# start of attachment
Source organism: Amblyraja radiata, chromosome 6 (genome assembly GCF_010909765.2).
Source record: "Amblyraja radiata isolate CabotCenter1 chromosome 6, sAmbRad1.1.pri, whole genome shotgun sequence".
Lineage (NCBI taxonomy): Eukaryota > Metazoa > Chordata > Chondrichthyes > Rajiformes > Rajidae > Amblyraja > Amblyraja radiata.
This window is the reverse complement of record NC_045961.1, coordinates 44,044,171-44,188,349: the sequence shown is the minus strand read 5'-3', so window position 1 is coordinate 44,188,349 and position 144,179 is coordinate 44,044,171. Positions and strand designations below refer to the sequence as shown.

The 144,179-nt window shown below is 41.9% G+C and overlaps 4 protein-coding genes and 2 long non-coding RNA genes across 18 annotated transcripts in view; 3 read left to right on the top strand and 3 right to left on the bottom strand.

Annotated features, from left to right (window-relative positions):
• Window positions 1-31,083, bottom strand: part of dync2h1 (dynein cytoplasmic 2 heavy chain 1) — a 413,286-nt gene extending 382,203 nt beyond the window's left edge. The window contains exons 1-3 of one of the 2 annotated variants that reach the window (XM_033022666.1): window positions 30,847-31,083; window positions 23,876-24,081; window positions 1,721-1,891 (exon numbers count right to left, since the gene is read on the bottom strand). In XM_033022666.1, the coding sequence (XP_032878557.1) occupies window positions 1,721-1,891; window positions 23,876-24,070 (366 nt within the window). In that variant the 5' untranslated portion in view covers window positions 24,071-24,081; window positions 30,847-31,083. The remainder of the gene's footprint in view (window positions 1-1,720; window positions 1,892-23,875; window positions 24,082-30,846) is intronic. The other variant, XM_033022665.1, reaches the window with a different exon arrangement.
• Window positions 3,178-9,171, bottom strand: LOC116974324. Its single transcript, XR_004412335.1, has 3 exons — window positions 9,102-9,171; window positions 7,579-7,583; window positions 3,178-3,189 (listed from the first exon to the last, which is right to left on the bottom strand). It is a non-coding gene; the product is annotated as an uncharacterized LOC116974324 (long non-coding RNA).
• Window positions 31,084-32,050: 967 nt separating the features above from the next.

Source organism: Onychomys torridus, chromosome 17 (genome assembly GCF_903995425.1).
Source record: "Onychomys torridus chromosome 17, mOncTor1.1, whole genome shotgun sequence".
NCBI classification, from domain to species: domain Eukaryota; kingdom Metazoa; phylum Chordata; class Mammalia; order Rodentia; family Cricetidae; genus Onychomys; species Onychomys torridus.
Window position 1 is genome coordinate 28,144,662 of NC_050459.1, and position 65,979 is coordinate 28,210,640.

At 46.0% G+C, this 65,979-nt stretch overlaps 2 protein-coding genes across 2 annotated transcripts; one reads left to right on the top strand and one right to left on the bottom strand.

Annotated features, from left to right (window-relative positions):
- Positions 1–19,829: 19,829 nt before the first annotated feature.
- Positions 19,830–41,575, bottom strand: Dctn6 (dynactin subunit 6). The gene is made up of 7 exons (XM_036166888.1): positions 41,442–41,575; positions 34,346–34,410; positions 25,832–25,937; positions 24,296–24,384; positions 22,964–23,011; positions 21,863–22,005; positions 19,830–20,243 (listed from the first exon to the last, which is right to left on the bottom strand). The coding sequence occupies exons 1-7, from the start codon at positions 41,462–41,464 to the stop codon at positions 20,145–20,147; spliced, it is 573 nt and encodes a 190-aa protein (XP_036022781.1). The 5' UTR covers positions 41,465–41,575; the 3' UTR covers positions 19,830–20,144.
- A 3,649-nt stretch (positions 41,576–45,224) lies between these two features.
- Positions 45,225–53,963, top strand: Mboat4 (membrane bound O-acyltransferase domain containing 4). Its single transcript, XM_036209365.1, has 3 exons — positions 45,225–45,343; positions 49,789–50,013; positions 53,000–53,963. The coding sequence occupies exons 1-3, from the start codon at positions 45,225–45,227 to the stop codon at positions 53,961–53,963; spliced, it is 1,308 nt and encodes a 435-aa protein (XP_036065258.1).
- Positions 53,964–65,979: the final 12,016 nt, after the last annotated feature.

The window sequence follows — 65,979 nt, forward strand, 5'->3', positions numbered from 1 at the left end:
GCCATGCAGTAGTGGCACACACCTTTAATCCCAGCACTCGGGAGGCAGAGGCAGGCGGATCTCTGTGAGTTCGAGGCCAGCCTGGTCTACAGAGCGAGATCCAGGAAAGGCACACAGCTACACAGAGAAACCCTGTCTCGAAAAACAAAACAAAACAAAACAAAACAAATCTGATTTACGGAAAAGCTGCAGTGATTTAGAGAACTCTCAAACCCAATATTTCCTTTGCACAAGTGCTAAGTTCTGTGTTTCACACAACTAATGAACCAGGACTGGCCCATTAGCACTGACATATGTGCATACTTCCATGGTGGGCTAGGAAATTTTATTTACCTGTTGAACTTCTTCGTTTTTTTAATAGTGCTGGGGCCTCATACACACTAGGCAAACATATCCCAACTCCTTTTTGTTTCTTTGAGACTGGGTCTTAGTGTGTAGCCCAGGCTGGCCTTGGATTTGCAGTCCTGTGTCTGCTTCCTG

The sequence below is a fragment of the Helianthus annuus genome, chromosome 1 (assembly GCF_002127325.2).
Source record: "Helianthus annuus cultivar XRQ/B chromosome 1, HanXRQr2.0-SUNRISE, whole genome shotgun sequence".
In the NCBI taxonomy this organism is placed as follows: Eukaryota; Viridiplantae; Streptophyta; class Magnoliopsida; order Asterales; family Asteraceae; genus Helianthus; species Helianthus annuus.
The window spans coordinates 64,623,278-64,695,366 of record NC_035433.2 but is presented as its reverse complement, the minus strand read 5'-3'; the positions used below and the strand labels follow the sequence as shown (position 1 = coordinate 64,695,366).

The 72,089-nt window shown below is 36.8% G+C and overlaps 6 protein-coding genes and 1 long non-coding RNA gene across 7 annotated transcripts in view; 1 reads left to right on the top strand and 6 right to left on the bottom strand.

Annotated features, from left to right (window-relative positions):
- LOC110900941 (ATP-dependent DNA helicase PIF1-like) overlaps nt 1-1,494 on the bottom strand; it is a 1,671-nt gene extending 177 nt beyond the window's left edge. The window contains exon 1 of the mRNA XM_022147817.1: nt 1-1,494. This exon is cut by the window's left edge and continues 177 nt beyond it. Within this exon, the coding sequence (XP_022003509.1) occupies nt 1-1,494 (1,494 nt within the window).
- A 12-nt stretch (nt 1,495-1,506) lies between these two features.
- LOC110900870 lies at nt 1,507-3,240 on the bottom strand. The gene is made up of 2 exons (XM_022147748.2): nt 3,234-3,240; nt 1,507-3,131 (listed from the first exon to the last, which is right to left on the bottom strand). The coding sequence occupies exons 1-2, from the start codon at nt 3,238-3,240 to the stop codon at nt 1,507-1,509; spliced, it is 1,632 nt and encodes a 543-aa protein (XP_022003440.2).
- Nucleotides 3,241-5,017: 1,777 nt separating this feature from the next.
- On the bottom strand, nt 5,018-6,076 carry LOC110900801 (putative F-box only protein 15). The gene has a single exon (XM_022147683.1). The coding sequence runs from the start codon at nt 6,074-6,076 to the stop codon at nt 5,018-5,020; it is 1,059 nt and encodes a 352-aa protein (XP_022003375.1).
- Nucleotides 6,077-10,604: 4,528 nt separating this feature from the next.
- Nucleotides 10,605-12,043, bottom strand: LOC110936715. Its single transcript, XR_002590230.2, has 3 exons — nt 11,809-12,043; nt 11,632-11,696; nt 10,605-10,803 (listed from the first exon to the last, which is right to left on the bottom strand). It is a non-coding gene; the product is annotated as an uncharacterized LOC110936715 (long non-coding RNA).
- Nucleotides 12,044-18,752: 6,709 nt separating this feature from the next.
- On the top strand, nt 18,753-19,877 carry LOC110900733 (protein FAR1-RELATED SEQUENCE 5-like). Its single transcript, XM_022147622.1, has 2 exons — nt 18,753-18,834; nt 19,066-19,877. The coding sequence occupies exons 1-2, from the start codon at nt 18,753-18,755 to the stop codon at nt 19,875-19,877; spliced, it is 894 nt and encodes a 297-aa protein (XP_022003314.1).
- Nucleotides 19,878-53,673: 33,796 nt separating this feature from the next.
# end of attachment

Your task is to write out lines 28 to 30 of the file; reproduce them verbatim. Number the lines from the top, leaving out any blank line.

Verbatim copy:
Annotated features, from left to right (window-relative positions):
- LOC110900941 (ATP-dependent DNA helicase PIF1-like) overlaps nt 1-1,494 on the bottom strand; it is a 1,671-nt gene extending 177 nt beyond the window's left edge. The window contains exon 1 of the mRNA XM_022147817.1: nt 1-1,494. This exon is cut by the window's left edge and continues 177 nt beyond it. Within this exon, the coding sequence (XP_022003509.1) occupies nt 1-1,494 (1,494 nt within the window).
- A 12-nt stretch (nt 1,495-1,506) lies between these two features.